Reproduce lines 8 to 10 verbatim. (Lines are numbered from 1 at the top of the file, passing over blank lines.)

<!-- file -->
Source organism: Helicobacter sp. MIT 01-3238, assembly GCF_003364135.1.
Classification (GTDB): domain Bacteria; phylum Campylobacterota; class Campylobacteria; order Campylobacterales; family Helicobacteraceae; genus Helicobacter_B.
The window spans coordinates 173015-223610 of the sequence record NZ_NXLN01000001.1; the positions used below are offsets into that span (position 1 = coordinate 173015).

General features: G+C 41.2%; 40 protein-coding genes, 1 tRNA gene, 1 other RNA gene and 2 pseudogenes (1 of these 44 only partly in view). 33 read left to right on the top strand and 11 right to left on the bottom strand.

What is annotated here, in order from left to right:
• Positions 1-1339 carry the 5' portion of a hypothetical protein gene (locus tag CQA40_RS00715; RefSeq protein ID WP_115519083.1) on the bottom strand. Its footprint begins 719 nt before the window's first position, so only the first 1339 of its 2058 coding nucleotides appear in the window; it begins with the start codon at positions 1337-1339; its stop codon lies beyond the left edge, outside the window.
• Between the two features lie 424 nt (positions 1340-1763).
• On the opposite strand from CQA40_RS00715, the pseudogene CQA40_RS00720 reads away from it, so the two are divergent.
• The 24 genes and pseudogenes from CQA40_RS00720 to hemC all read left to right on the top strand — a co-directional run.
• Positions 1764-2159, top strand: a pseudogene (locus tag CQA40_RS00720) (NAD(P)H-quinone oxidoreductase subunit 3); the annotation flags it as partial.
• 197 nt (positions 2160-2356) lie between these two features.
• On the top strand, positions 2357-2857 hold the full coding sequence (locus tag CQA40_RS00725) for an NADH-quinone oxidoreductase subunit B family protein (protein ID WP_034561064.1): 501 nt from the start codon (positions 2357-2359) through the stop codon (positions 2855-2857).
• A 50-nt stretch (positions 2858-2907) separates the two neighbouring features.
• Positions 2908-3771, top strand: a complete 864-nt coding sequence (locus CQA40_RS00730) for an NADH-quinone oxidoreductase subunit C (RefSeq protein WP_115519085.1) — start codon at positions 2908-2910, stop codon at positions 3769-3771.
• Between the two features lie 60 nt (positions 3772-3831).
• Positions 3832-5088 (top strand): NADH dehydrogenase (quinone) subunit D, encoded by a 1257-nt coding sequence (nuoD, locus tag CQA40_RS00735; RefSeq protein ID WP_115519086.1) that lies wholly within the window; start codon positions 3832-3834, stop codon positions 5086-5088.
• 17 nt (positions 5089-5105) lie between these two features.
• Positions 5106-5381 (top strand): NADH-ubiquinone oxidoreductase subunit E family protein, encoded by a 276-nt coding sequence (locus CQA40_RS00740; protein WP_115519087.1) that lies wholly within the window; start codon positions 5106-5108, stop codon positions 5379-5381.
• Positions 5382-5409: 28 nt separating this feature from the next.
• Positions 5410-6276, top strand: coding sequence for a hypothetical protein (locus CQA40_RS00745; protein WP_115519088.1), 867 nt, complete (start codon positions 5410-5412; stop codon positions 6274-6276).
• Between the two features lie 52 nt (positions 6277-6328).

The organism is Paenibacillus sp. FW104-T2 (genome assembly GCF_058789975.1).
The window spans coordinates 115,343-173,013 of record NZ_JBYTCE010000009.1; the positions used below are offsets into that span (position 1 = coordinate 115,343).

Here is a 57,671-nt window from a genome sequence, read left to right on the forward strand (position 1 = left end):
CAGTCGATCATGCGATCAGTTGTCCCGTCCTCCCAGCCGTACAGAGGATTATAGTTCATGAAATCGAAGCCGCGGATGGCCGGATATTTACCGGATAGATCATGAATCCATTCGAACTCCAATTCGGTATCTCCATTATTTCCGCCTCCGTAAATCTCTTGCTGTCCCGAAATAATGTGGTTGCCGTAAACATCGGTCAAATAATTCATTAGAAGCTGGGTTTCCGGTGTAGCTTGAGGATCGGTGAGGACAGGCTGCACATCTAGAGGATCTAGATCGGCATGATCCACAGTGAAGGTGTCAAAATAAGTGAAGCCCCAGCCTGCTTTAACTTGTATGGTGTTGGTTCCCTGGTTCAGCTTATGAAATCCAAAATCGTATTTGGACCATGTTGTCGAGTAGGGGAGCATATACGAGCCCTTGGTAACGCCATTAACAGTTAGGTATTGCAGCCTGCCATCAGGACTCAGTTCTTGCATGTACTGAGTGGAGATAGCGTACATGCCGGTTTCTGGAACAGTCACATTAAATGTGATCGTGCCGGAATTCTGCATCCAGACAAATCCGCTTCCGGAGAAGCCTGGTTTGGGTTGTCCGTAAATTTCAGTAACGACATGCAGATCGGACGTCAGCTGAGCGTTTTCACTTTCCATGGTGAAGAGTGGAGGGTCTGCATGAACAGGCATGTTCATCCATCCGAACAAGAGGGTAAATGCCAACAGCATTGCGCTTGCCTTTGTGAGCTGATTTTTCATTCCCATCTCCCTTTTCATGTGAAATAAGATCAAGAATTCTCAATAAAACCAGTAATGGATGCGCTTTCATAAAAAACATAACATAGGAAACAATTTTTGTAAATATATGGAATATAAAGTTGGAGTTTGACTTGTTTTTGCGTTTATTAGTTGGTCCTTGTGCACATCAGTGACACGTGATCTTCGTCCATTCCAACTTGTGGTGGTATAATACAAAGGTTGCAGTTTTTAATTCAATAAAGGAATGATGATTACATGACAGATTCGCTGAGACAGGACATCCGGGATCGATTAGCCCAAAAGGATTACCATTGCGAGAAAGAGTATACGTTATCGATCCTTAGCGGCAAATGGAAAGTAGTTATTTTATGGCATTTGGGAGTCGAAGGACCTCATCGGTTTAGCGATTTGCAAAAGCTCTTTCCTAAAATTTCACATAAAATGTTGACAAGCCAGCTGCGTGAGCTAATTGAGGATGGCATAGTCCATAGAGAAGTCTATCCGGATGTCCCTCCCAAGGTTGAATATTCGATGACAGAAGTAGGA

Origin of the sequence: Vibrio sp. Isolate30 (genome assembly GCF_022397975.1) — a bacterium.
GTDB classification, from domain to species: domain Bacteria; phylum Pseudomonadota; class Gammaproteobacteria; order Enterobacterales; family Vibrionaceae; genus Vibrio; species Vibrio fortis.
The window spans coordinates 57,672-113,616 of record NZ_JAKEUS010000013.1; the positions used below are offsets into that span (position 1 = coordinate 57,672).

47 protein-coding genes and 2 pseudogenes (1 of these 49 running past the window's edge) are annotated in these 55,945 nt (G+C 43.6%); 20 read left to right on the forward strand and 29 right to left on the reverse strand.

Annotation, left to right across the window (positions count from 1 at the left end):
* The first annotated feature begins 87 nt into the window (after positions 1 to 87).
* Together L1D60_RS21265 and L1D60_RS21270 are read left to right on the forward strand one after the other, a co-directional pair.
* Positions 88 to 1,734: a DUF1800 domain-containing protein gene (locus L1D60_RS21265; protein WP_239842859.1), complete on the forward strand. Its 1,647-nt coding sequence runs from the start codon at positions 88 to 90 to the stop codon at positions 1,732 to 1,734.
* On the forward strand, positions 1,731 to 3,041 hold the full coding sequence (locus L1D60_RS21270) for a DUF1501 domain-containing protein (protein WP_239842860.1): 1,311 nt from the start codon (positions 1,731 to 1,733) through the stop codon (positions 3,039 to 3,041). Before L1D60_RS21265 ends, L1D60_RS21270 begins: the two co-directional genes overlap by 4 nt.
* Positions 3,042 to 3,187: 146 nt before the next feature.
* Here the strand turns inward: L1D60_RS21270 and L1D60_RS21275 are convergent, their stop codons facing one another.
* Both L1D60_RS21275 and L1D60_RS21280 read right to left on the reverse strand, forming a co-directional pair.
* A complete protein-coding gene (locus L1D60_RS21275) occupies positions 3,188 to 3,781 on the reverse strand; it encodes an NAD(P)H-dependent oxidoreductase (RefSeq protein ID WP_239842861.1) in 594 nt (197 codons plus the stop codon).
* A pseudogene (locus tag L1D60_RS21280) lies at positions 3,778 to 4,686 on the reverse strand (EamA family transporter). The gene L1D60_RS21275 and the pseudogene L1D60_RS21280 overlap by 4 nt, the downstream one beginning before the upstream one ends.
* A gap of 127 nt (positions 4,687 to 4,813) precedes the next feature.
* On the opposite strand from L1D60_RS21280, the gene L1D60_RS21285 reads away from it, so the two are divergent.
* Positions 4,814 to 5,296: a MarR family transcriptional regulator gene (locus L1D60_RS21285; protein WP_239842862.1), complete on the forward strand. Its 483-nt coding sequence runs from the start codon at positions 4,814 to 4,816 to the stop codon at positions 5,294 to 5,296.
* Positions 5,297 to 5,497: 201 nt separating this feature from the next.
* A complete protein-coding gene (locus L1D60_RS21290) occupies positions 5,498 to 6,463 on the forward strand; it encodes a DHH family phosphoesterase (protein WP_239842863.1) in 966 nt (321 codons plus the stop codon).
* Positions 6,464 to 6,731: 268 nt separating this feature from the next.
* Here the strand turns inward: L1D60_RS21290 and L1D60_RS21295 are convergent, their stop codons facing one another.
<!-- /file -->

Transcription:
• On the opposite strand from CQA40_RS00715, the pseudogene CQA40_RS00720 reads away from it, so the two are divergent.
• The 24 genes and pseudogenes from CQA40_RS00720 to hemC all read left to right on the top strand — a co-directional run.
• Positions 1764-2159, top strand: a pseudogene (locus tag CQA40_RS00720) (NAD(P)H-quinone oxidoreductase subunit 3); the annotation flags it as partial.